Note to readers: This post appeared as a column in the Armidale Express on 27 April 2011. I am repeating the columns here with a lag because the Express columns are not on line. You can see all the columns by clicking here for 2009, here for 2010, here for 2011.
Over the last month, my two oldest blogs turned five.
In the five years since then, I have written 3,828 posts, over two million words. That’s a long time and a lot of words!
Looking back, it got me reflecting on some of the changes that I had seen over the period.
Some eighteen years ago, my then Armidale consulting group did a study for Australia Post on the substitution of electronic for physical communications.
Our immediate focus was on the impact on physical mail. However, one of our most interesting conclusions at the time was the likely death of the fax machine at the hands of email.
Email had yet to take-off properly, but it was clearly reaching critical mass in some of the large organisations we surveyed. The only thing holding it back was the unwillingness of many senior managers to learn how to use it.
Within three years, email usage exploded. It did kill the fax for other than niche uses, while also reducing telephone usage.
The death of the fax is a sign of one feature of successful new technologies, the way that they can devour their predecessors. At the same time, it can be very difficult to predict just what is likely to happen.
Take the mobile phone as an example.
When we did our first work in this area back in the late 1980s, it was quite clear that mobile usage was going to grow. However, what we did not properly understand at the time was the way in which mobiles would substitute for fixed lines in countries with poor fixed line services to become the dominant form of telecommunications.
The interesting thing about this is that a fair bit of the mobile technology that has exploded over the last five years has actually been driven in part by the needs of people for whom mobile communications was the only form of available telecommunications. It was then been picked up and extended in the developed countries, but consumers in those countries were not the original drivers.
When I began blogging, the blog or web log had been around for a while, but had just entered the explosive growth stage.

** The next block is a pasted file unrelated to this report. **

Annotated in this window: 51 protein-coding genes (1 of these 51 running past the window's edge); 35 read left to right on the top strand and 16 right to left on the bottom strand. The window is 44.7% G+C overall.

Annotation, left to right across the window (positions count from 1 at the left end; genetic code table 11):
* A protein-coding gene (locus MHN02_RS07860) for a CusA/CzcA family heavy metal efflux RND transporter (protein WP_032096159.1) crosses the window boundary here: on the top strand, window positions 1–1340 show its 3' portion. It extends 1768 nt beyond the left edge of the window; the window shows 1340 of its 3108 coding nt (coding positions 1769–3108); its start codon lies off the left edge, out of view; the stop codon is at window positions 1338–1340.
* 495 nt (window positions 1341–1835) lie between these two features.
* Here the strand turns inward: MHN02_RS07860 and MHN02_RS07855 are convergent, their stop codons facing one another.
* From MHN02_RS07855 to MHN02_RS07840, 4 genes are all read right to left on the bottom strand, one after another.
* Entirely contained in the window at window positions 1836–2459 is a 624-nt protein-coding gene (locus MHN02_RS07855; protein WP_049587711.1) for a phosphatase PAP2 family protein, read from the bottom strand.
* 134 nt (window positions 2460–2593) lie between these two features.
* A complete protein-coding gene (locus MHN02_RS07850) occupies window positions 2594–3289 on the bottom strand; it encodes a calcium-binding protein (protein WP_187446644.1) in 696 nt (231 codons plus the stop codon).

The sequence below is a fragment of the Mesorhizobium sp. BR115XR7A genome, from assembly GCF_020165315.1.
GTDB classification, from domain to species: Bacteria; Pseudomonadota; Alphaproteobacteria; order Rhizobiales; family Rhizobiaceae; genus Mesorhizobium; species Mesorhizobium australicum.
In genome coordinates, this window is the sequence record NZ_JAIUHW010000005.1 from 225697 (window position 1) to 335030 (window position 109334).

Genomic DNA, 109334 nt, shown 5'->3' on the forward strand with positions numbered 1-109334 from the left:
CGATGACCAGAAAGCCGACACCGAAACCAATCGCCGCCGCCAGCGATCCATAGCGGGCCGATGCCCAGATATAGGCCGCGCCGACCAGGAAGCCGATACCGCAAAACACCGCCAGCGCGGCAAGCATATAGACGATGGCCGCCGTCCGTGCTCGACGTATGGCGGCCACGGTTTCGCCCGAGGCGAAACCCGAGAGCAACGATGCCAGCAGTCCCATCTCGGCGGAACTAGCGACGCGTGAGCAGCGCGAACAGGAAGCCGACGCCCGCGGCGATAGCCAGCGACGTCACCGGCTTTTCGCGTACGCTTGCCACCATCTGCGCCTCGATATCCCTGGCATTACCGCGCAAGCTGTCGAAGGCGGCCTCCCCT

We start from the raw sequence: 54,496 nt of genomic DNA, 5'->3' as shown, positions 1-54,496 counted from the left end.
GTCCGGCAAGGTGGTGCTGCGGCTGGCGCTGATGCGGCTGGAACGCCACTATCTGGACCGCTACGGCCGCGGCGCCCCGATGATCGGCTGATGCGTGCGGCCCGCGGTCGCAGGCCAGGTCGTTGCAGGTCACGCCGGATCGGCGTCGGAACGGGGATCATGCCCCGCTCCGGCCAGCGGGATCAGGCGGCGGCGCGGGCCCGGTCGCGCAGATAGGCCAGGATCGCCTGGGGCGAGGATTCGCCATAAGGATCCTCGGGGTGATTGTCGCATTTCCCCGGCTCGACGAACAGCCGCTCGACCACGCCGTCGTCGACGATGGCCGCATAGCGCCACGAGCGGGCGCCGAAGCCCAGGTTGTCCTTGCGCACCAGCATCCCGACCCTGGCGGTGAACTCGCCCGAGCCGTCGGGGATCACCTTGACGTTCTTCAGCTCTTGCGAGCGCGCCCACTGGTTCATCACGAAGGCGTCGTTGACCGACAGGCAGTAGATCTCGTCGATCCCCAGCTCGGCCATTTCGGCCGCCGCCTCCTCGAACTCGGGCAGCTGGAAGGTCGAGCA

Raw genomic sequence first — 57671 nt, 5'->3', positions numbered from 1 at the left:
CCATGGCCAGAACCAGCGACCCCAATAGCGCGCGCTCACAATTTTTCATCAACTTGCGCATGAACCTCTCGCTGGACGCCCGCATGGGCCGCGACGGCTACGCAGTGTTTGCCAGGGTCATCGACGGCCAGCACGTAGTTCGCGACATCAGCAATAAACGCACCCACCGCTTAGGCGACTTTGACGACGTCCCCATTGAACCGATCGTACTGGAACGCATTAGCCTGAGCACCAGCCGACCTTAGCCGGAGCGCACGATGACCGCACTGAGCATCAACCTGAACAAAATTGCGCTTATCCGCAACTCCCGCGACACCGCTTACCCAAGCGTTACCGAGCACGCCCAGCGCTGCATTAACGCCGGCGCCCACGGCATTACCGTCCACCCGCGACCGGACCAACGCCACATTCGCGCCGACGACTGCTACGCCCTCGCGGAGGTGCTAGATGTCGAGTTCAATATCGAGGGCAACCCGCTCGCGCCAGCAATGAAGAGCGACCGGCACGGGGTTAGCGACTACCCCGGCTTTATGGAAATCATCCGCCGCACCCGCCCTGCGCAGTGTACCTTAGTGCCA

Like all major new technology applications, its dedicated exponents saw it as the wave of the future. It would become an important business tool, create fortunes and lead to a new era of citizen journalism. It didn’t quite work that way.
One reason is that existing website approaches incorporated some of the elements of blogs and blogging. The main stream media or MSM, for example, increasingly incorporated blogs and blogging features into their on-line coverage.
A simple example is the comments section at the end of on-line stories, allowing readers to provide instant responses. Suddenly, the blogging world found its readers being attracted back to the MSN. Many of the highest traffic blogs were now MSM blogs.
The ABC’s the Drum, Tim Blair or Andrew Bolt are current Australian examples.
Then came Facebook and Twitter.
Facebook had just entered the public space when I began blogging. Focused on the human desire for interaction, Facebook’s friend system and user friendly interface led to explosive growth.
Facebook stripped much of the weblog component from blogging. Blogging aged as younger users moved to a Facebook system that better met their needs. Older bloggers, too, started spending more time on Facebook.
Twitter continued the process because it took many bloggers away from blogging – there is only so much time – into tweeting. However, things are never as simple as this.
Just as Facebook effectively devoured earlier social networking tools such as Bebo and MySpace, now Twitter began to devour Facebook because it provided an alternative means for short self-expression to either blogs or Facebook. Its hash tag system also challenged Facebook’s special pages that had previously provided a vehicle for subject specific content.
Facebook is aging as blogging did before it. This has not been helped by changes to the Facebook user interface, changes that many users disliked.
Again, the mainstream media has incorporated Twitter as it did blogging.
The full flowering of this arrived with the Japanese earthquake and recent middle east troubles. There the MSM used tweets and YouTube posts to gain instant information that could not be acquired by normal reporting means, while blogs were used to provide continuous news updates.
I will continue this story in my next column.